For the average person, the purchase of a home or automobile is usually made using a small amount of personal funds and a much larger percentage of money that's borrowed from another source. Most investment securities can be bought in exactly the same manner. When an investor decides to buy securities on margin a special account, known as a margin account, must be opened with a stock brokerage firm. The investor supplies a down payment and the firm lends the remaining balance for the transaction and actually purchases the securities for the investor. Up to 50% of the purchase price of securities bought in this manner can be borrowed funds. The investor can therefore buy up to twice as much market value of stock on margin as is possible using his or her own cash (for those securities which can be bought on margin; not all can). This use of borrowed funds to increase the percentage of profit is known as leverage.

This leveraged position creates for the investor an opportunity to make more money for a given sum of investment dollars. At the same time, however, it creates the opportunity for losses which are not limited to the initial investment. These losses can occur very quickly and be quite extreme. Another consideration in margin trading is that interest is charged by the broker on the borrowed funds (known as the debit balance), which can be substantially more than the dividends and interest being earned by the purchased securities.

Margin trading is a relatively sophisticated market technique and must be approached with great care. Due to the leveraged position, although greater gains can be achieved than will full cash transactions, the investor is exposed to the risk of deep losses. If the market value of the margined securities drops significantly, the brokerage firm will issue a maintenance- or margin call, which is a demand that the investor deposit more collateral money into the margin account. If the investor cannot or chooses not to deposit more funds, the broker will sell some or all of the securities to bring the account back to a properly margined condition. Normally these forced sales are executed in rapidly falling markets, which actually serves to "lock in" the investor's losses.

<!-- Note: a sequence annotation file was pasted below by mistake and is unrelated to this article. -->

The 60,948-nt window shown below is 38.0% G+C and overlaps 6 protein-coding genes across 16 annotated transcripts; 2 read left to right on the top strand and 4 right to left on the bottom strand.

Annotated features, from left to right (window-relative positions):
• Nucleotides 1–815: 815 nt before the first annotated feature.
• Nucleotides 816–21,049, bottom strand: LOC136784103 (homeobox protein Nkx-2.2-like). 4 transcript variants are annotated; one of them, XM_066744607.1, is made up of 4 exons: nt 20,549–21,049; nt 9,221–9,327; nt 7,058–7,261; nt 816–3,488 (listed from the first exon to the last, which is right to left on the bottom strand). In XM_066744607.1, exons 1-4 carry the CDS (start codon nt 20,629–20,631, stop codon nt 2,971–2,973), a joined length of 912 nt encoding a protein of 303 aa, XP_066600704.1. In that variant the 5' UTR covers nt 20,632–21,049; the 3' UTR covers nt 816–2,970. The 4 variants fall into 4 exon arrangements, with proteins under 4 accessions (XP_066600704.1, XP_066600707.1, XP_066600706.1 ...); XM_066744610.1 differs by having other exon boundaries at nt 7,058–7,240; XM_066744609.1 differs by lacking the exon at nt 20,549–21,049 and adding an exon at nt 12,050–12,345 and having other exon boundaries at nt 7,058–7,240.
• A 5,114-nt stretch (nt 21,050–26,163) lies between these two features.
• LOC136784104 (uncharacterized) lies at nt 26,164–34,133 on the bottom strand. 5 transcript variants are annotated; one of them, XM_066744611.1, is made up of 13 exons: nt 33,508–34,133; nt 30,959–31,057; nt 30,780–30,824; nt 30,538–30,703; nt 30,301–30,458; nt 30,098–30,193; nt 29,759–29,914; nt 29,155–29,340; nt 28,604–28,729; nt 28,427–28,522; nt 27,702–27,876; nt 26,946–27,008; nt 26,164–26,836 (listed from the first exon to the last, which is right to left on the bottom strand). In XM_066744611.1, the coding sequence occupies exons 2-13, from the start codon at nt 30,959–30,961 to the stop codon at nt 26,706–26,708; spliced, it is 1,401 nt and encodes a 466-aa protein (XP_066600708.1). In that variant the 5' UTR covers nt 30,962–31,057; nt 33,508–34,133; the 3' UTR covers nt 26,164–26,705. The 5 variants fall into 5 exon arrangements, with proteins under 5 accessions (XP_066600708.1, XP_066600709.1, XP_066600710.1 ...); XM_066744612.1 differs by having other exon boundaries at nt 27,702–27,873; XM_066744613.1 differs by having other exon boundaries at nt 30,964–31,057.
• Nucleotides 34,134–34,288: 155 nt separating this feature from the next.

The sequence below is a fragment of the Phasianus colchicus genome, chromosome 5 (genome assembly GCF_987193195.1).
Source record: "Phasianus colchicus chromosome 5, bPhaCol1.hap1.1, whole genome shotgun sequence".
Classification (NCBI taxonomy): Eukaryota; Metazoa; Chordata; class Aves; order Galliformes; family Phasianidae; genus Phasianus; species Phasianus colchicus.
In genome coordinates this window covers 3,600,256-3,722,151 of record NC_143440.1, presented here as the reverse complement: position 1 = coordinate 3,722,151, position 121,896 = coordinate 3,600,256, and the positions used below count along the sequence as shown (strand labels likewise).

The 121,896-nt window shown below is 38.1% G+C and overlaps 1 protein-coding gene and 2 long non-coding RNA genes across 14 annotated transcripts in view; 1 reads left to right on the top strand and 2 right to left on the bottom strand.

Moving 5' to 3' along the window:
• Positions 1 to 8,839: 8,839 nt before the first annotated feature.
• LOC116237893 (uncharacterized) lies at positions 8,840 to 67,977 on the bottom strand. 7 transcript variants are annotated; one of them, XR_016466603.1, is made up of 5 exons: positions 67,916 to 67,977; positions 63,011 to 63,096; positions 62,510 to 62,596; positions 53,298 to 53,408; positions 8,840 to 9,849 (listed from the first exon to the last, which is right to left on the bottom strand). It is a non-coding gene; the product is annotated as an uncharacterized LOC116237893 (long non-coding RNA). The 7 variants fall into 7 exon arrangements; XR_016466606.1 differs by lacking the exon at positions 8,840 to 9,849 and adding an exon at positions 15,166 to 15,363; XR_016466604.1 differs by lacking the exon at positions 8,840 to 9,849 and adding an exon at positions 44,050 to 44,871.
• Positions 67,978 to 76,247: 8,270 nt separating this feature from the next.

Securities purchased on margin are not forwarded to the investor. They remain with the brokerage firm as collateral for the debit balance. Such securities are said to be in street name; they're held by the broker in the broker's name (the registered owner), but the investor is the true or beneficial owner. The brokerage firm sends the investor a monthly statement of the account showing the securities and cash that are being held for the investor (this is done for cash accounts, as well). The account will refer to the investor's position as "long" or "short": "long is a positive position in which the investor owns a particular stock; "short" refers to the position of owing stock which was borrowed to complete a sale. Trades are posted to the account on the settlement date (the date that the purchased securities must be paid for), which is generally three business days after the actual trade date. For options and government securities, the settlement date is normally the next business day.

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